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Chinese President Xi Jinping (right) shakes hands with Canadian Prime Minister Justin Trudeau to the G20 Summit on September 4, 2016 in Hangzhou, China. Lintao Zhang / Getty Images

OTTAWA (LifeSiteNews) — Six Canadian MPs are demanding Prime Minister Justin Trudeau’s Liberal government publicly meet to discuss reports alleging that the Chinese Communist regime had been funding candidates in the 2019 federal election.  

“A recent troubling media report revealed that Canadian intelligence officials informed the Prime Minister and several cabinet ministers in January of this year that the Chinese Communist Party (CCP) actively worked to influence the 2019 Federal Election,” wrote the MPs in a letter to the House of Commons Procedure and House Affairs Committee (PROC) chair, Bardish Chagger, last Wednesday. 

“Further, former CSIS (Canadian Security Intelligence Service) agents have criticized the government’s failure to take serious action to address or prosecute this foreign state interference in our democratic process,” added the group of MPs.

The letter was signed by Conservative Party of Canada MPs Luc Berthold, John Nater, Michael Cooper, and Blaine Calkins, as well as Bloc Québécois MP and committee vice-chair Marie-Hélène Gaudreau and New Democratic Party (NDP) MP Rachel Blaney.  

All the MPs who signed the letter are members of the Standing Committee on Procedure and House Affairs.  

The group’s letter is in direct response to a recent Global News article, which LifeSiteNews reported on, which stated that CSIS has identified at least 11 candidates in the 2019 federal election who were thought to be under the direct funding and influence of the CCP.

The MPs wrote that given the news reports about CCP interference, they are “writing to you pursuant to Standing Order 106(4), to request that the Standing Committee on Procedure and House Affairs meet in public to determine how the Committee should respond to this troubling revelation.” 

The group said that the meeting should be “held as soon as possible.”  

House of Commons procedure states that committee members are allowed to in effect force a committee to meet publicly if at least four MPs from no less than two parties demand it.  

Conservative MP Copper on Twitter last week wrote alongside a copy of the letter demanding the meeting, “It’s long past due for a plan to counter Beijing’s foreign interference ops on Canadian soil.” 

According to the Global News report, Trudeau and some of his ministers had been given information in January of this year regarding this alleged covert funding, with the report adding that sources claimed Beijing’s efforts were done with the specific intention of subverting Canada’s democratic process.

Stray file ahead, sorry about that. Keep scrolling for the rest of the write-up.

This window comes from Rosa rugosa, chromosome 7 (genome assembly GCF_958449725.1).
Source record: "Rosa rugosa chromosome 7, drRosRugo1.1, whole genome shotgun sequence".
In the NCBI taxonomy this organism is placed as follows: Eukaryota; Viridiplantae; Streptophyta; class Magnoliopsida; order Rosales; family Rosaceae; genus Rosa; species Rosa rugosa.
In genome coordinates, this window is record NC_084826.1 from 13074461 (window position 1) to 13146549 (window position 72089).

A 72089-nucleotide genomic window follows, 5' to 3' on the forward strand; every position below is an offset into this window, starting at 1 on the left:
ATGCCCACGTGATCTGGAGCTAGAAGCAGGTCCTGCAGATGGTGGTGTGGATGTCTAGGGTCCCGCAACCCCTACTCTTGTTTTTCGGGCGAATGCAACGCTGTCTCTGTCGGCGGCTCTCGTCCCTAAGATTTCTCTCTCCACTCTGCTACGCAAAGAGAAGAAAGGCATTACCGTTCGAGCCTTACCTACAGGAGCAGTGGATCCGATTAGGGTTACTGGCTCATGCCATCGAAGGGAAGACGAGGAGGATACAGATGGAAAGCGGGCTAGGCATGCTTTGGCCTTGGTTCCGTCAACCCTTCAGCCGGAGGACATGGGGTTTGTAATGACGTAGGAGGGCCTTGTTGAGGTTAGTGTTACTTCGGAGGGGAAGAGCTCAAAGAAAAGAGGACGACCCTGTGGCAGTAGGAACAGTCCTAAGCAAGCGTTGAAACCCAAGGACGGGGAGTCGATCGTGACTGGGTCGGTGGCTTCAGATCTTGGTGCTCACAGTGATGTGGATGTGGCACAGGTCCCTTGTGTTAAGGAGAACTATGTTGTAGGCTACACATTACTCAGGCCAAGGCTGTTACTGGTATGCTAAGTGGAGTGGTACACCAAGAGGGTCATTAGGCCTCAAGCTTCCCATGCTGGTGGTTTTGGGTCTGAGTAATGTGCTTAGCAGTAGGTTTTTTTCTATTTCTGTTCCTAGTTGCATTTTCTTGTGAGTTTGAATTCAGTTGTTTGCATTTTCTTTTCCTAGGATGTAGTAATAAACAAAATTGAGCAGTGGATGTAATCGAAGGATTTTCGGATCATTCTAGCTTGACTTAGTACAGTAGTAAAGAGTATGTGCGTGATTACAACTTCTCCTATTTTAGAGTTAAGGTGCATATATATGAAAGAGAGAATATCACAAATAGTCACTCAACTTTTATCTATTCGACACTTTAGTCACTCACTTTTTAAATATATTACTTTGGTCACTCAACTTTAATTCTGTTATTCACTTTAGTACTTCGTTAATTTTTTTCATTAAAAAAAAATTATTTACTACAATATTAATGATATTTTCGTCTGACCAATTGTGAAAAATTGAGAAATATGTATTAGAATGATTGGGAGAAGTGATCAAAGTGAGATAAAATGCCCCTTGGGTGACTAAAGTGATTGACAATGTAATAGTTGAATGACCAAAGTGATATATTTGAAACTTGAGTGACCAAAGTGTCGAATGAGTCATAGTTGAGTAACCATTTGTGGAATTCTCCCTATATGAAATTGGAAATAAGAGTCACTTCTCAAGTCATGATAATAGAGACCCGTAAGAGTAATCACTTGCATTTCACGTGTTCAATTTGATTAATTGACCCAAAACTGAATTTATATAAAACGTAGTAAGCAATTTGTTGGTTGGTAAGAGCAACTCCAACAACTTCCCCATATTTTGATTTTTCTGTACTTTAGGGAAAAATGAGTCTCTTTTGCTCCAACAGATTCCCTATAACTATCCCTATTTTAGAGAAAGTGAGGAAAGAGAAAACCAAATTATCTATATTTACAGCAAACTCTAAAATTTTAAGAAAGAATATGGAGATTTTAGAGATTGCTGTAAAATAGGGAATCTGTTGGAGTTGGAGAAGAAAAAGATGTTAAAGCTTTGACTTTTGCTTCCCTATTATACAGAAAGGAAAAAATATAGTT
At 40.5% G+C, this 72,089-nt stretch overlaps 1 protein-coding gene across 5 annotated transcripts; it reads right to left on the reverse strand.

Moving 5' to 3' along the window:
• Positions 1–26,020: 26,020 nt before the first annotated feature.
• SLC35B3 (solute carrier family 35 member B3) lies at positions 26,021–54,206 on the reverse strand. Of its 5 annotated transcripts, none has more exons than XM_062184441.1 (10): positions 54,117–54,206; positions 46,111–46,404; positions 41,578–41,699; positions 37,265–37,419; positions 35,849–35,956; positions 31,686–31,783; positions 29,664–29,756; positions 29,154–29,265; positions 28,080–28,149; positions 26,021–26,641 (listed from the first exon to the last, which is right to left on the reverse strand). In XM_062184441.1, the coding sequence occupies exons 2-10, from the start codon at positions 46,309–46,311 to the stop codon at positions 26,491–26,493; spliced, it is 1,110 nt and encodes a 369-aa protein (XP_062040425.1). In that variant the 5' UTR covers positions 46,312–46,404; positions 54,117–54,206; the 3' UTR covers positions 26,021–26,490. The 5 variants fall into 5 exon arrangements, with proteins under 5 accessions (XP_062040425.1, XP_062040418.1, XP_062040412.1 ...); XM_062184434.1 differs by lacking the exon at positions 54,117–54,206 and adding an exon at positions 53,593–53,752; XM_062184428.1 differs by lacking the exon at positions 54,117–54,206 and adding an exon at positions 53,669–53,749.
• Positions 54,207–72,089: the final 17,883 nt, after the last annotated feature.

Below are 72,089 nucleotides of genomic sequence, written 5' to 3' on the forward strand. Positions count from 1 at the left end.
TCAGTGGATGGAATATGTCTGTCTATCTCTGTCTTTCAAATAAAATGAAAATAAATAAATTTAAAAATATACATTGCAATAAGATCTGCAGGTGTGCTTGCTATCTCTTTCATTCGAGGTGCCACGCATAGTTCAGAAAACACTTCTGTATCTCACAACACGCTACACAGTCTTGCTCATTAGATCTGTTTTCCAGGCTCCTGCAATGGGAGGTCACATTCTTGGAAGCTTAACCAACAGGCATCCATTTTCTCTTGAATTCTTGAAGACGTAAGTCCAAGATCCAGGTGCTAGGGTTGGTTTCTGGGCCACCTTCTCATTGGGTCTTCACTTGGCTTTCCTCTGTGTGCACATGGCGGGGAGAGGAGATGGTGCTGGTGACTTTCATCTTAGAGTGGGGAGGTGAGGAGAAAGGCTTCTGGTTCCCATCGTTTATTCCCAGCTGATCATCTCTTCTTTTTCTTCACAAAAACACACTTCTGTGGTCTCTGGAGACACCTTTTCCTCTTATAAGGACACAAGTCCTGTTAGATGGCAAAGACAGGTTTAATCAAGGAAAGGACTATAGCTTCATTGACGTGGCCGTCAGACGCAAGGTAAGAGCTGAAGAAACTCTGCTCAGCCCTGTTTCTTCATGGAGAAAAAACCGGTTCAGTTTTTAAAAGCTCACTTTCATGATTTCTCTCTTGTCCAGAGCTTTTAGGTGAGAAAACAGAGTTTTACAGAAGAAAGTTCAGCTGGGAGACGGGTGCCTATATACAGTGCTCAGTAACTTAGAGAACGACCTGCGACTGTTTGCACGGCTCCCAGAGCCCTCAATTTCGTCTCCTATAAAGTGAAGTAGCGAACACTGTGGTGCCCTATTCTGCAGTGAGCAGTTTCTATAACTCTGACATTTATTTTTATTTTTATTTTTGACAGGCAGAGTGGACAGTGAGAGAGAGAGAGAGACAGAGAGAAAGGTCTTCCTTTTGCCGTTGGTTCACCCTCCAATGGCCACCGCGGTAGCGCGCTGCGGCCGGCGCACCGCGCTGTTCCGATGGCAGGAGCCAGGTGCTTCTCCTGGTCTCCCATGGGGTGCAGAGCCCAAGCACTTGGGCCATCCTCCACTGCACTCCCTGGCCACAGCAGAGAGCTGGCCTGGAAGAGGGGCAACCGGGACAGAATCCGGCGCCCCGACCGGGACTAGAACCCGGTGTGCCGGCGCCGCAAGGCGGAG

The report also noted by way of information from CSIS that payments were made through middlemen to candidates with close ties to the CCP. This foreign infiltration reportedly went as far as the CCP having agents working in the offices of MPs, which was done to try and influence policy direction.

While the names of the 2019 candidates were not identified, the alleged interference reportedly included members of both the Liberal and Conservative parties. 

A recent LifeSiteNews report noted how witnesses told the House affairs committee that agents of the CCP tried to sway votes away from the Conservative Party of Canada (CPC) during the 2021 federal election.  

In July of this year, LifeSiteNews also reported that an analysis conducted by a federal research unit showed that the CCP may have tried to influence the outcome of the Canadian 2021 federal election as well.

Shortly after the 2021 election – Trudeau won both the 2019 and 2021 elections – Conservative Senator Leo Housakos introduced  Senate Bill S-237, formally titled “An Act To Establish The Foreign Influence Registry and to amend the Criminal Code.” 

If passed, this law – currently in its second reading would make it so all federal lobbyists who receive funds from a “foreign government, an individual or entity related to a foreign government” must disclose any payments as well as names of clients. Failure to comply would result in a $200,000 fine along with a two-year jail term. 

Chinese influence in Canadian politics is unsurprising for many, especially given Trudeau’s past admiration for China’s “basic dictatorship” and his government’s unwillingness to declare the CCP’s treatment of its Uyghur population a “genocide,” despite credible evidence. 

Moreover, top-secret military documents revealed in 2020 show that under Trudeau’s watch, troops from China’s Liberation Army (PLA) had been invited to train in Canada at a military base in Ontario.